At least there is no wastage when eating Woodcock as almost every part of the bird can be eaten, except for the gizzard, eyes, beak and feathers. It seems that they empty their bowels before flying, which means the bird can be roasted with the intestines still inside. When removed and added to the cooking juices with a small glass of Armagnac, a dash of lemon juice and seasoning and then flambéed, the resulting sauce was said to be so delicious that, in his Grand Dictionnaire de Cuisine, published posthumously in 1873, Alexandre Dumas Père felt he had to write a warning. He said that, when serving a ragoût of roast woodcock, in a recipe called salmis de becassins des bernardins, it was essential to provide forks to prevent the guests devouring their sauce-covered fingers.

Another delicacy was the head split open in order to eat the brains.

FR Woodcock snow out back - Janet Duignan2

Guy de Maupassant in his 1887 book of short stories Contes de la Bécasse (Woodcock Tales) tells of a dinner party game played with the head of a woodcock pinned to the cork of a good bottle of wine (once drunk). The head is spun around, a bit like Spin the Bottle, until it stops and the woodcock’s bill points to one of the diners, who is announced the winner. The prize is the privilege of eating all of the woodcock heads but at the cost of having to tell a story to the others while they sit by the fire smoking cigars and drinking brandy. The trick, as a good host, was to be careful how many good bottles of wine were served before getting to the game, to ensure the winner’s tongue was loosed enough to make him capable of telling a good story, without being too drunk.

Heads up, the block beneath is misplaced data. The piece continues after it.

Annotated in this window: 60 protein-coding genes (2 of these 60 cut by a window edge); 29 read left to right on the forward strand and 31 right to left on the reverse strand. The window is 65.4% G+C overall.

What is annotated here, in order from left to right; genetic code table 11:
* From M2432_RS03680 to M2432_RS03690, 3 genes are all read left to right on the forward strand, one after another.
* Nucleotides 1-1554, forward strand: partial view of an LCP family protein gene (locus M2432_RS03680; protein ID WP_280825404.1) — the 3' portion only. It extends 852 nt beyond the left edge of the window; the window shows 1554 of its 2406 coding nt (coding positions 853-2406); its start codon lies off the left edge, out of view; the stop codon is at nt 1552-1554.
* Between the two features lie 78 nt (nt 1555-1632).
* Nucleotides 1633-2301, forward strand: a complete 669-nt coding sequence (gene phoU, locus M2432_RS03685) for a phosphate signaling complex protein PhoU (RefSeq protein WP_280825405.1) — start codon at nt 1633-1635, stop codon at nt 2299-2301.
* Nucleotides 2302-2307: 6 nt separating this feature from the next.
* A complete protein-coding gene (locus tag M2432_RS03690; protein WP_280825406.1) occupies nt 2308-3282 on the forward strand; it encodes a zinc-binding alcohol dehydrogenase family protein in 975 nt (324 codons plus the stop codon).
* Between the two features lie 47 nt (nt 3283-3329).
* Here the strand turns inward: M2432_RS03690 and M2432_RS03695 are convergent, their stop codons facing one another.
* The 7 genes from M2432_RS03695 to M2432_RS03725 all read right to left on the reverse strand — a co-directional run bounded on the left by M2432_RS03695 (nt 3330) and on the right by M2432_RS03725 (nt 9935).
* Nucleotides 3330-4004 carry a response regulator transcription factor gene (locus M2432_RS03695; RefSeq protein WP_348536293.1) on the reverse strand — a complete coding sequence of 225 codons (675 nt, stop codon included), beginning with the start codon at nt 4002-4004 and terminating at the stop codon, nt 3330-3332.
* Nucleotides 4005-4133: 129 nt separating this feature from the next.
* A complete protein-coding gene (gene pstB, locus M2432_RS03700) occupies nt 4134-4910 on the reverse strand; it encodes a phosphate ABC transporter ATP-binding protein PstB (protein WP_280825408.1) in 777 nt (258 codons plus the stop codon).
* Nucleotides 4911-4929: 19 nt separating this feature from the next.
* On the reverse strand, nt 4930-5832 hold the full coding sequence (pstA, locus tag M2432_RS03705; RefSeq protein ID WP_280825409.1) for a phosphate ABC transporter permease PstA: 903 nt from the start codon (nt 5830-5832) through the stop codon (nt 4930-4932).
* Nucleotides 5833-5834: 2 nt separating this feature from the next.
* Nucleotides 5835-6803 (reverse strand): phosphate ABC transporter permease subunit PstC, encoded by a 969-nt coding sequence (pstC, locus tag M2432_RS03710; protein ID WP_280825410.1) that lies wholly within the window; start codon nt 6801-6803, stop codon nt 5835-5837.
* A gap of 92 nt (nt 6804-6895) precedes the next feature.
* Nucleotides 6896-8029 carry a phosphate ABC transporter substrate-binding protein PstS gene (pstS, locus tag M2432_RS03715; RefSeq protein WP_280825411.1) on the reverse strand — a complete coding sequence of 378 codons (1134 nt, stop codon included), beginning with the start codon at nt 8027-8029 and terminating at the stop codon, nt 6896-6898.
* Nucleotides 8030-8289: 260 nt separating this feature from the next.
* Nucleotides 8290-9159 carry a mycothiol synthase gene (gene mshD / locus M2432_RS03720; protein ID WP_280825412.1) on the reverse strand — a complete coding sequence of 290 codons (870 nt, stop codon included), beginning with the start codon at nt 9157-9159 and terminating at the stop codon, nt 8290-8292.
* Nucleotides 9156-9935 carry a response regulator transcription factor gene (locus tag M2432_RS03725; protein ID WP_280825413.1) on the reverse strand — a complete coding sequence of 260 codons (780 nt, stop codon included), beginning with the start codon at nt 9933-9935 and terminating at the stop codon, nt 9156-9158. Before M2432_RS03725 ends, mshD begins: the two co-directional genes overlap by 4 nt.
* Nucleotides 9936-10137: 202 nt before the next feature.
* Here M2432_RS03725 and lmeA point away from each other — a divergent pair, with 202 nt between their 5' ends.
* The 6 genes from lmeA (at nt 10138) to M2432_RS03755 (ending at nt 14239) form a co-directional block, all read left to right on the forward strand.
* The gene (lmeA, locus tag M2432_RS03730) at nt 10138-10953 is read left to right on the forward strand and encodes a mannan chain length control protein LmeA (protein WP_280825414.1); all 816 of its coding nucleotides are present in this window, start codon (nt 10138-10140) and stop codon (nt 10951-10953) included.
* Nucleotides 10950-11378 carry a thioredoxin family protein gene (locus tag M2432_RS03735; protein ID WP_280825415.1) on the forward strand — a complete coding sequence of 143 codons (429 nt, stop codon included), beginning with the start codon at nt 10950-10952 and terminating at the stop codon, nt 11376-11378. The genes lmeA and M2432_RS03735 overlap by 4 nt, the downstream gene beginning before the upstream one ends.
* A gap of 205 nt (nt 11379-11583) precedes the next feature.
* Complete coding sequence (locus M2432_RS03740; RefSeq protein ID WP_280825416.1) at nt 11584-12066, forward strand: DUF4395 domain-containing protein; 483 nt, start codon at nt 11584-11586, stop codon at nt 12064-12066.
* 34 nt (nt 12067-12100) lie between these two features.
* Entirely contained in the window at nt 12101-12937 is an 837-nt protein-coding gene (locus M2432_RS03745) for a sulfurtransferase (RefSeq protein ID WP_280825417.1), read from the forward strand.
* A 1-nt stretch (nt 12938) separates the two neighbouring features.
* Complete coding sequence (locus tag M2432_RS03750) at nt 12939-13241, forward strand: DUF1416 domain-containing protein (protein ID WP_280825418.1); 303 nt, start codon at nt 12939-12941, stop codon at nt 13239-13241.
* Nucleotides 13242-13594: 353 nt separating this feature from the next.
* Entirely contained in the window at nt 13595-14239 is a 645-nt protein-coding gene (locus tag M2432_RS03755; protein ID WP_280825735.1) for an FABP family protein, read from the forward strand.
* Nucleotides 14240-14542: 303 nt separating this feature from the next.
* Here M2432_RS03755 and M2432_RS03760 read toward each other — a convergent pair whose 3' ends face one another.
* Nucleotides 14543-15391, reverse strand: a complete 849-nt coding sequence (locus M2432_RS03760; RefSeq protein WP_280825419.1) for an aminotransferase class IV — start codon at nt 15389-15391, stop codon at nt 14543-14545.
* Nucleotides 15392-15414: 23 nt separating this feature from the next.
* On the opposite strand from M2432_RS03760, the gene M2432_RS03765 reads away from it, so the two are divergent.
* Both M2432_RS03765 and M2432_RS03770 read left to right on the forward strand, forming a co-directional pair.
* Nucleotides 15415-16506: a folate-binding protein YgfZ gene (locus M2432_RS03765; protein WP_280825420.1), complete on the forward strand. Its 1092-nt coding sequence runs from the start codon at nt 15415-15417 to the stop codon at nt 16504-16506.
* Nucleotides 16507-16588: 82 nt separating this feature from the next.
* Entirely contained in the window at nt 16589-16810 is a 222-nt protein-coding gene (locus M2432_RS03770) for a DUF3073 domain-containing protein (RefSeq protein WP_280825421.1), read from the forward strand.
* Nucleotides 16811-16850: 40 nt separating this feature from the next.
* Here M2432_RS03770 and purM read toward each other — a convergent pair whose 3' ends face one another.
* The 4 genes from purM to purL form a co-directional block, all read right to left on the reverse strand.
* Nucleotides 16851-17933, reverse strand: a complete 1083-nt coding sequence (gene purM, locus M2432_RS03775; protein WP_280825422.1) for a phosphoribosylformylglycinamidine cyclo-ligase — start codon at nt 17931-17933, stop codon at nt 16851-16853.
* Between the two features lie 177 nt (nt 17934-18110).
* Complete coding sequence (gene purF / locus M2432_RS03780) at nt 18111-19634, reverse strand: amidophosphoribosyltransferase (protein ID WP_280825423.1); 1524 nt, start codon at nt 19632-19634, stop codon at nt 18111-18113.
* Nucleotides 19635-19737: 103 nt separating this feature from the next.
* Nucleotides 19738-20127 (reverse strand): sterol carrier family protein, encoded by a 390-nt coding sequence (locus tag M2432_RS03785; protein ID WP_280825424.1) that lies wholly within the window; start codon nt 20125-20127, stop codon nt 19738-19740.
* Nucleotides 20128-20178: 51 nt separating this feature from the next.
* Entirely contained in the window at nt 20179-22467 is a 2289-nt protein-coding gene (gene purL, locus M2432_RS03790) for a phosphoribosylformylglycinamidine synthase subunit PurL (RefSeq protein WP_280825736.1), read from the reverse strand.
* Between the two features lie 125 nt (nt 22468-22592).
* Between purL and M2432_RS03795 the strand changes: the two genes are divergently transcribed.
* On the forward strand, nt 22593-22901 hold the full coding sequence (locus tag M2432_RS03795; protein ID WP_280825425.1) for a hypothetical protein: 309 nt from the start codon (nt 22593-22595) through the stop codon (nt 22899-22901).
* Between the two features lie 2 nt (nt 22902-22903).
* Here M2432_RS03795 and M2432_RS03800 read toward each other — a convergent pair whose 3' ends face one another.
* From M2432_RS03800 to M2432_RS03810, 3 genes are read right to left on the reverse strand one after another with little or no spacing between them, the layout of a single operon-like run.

Mordorée is another name for woodcock in French, so perhaps the ideal wine for these occasions would be the Châteauneuf-du-Pape “La Plume du Peintre,” an expensive special reserve with a 16.3% alcohol content from the Domaine de la Mordorée. Wine Advocate (N° 173, Oct. 2007) described it as a limited cuvée which “is meant to age for 40-50 years. From a specific site in one of the appellation’s most hallowed sectors (La Crau), this wine’s level of concentration, richness, extract, and harmony are almost beyond comprehension. With beautifully integrated acidity, tannin, and alcohol, it is a monster wine the likes of which are rarely seen today.”

La Plume du Peintre, the painter’s feather, is in fact the name of the little pin feathers. Only two of these are found on each Woodcock, on the leading edge of each wing. Shaped like the head of a spear, they are so fine that they are used by artists for very delicate work, for example by Renaissance painters to paint angels’ hair and Victorian artists who specialized in miniatures. Perhaps when Claude Monet painted his Partridge and Woodcock in 1872 he used the Plume du Peintre for the fiddly bits.

The impression I am left with, after researching the woodcock through history, literature, cuisine and art, is that I am just looking forward to the next snowy winter and the hope that I might once again see an unexpected visitor rummaging for worms in a small patch of thawed grass.

© 2014, Janet Duignan

Janet Duignan is a British writer and journalist living in Dordogne